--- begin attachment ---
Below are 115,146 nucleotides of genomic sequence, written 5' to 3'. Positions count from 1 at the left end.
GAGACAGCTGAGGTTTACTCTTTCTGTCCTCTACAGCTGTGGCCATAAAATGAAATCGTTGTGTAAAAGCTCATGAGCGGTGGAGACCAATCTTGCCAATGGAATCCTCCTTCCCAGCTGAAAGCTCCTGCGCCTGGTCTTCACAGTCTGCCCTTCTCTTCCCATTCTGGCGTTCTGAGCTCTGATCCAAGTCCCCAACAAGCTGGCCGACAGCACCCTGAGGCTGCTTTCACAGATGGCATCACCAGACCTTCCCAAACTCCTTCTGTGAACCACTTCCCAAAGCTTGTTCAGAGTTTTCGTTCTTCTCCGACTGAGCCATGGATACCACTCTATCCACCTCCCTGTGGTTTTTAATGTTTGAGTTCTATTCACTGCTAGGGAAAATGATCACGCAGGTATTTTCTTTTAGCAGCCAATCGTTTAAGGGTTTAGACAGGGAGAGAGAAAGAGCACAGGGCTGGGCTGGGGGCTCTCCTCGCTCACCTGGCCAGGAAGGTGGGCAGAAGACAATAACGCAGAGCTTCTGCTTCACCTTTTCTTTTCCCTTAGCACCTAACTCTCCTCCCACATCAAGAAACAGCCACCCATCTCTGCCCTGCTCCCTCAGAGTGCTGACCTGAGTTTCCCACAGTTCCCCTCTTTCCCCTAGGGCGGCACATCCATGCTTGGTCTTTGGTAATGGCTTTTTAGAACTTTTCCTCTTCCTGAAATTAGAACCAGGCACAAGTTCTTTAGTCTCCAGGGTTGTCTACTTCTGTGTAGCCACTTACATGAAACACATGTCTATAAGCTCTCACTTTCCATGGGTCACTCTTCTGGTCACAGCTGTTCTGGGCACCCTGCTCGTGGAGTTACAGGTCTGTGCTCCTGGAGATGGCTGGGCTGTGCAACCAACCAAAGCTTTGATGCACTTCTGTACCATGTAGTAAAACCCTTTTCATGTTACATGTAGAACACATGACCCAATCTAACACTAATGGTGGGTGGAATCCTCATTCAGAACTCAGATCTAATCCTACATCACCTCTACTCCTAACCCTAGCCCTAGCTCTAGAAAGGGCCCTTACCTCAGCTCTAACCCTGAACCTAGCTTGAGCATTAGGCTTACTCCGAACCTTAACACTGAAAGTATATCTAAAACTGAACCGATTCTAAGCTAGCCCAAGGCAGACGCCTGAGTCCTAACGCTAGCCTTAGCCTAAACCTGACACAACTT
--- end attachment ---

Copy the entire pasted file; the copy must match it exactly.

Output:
Below are 115,146 nucleotides of genomic sequence, written 5' to 3'. Positions count from 1 at the left end.
GAGACAGCTGAGGTTTACTCTTTCTGTCCTCTACAGCTGTGGCCATAAAATGAAATCGTTGTGTAAAAGCTCATGAGCGGTGGAGACCAATCTTGCCAATGGAATCCTCCTTCCCAGCTGAAAGCTCCTGCGCCTGGTCTTCACAGTCTGCCCTTCTCTTCCCATTCTGGCGTTCTGAGCTCTGATCCAAGTCCCCAACAAGCTGGCCGACAGCACCCTGAGGCTGCTTTCACAGATGGCATCACCAGACCTTCCCAAACTCCTTCTGTGAACCACTTCCCAAAGCTTGTTCAGAGTTTTCGTTCTTCTCCGACTGAGCCATGGATACCACTCTATCCACCTCCCTGTGGTTTTTAATGTTTGAGTTCTATTCACTGCTAGGGAAAATGATCACGCAGGTATTTTCTTTTAGCAGCCAATCGTTTAAGGGTTTAGACAGGGAGAGAGAAAGAGCACAGGGCTGGGCTGGGGGCTCTCCTCGCTCACCTGGCCAGGAAGGTGGGCAGAAGACAATAACGCAGAGCTTCTGCTTCACCTTTTCTTTTCCCTTAGCACCTAACTCTCCTCCCACATCAAGAAACAGCCACCCATCTCTGCCCTGCTCCCTCAGAGTGCTGACCTGAGTTTCCCACAGTTCCCCTCTTTCCCCTAGGGCGGCACATCCATGCTTGGTCTTTGGTAATGGCTTTTTAGAACTTTTCCTCTTCCTGAAATTAGAACCAGGCACAAGTTCTTTAGTCTCCAGGGTTGTCTACTTCTGTGTAGCCACTTACATGAAACACATGTCTATAAGCTCTCACTTTCCATGGGTCACTCTTCTGGTCACAGCTGTTCTGGGCACCCTGCTCGTGGAGTTACAGGTCTGTGCTCCTGGAGATGGCTGGGCTGTGCAACCAACCAAAGCTTTGATGCACTTCTGTACCATGTAGTAAAACCCTTTTCATGTTACATGTAGAACACATGACCCAATCTAACACTAATGGTGGGTGGAATCCTCATTCAGAACTCAGATCTAATCCTACATCACCTCTACTCCTAACCCTAGCCCTAGCTCTAGAAAGGGCCCTTACCTCAGCTCTAACCCTGAACCTAGCTTGAGCATTAGGCTTACTCCGAACCTTAACACTGAAAGTATATCTAAAACTGAACCGATTCTAAGCTAGCCCAAGGCAGACGCCTGAGTCCTAACGCTAGCCTTAGCCTAAACCTGACACAACTT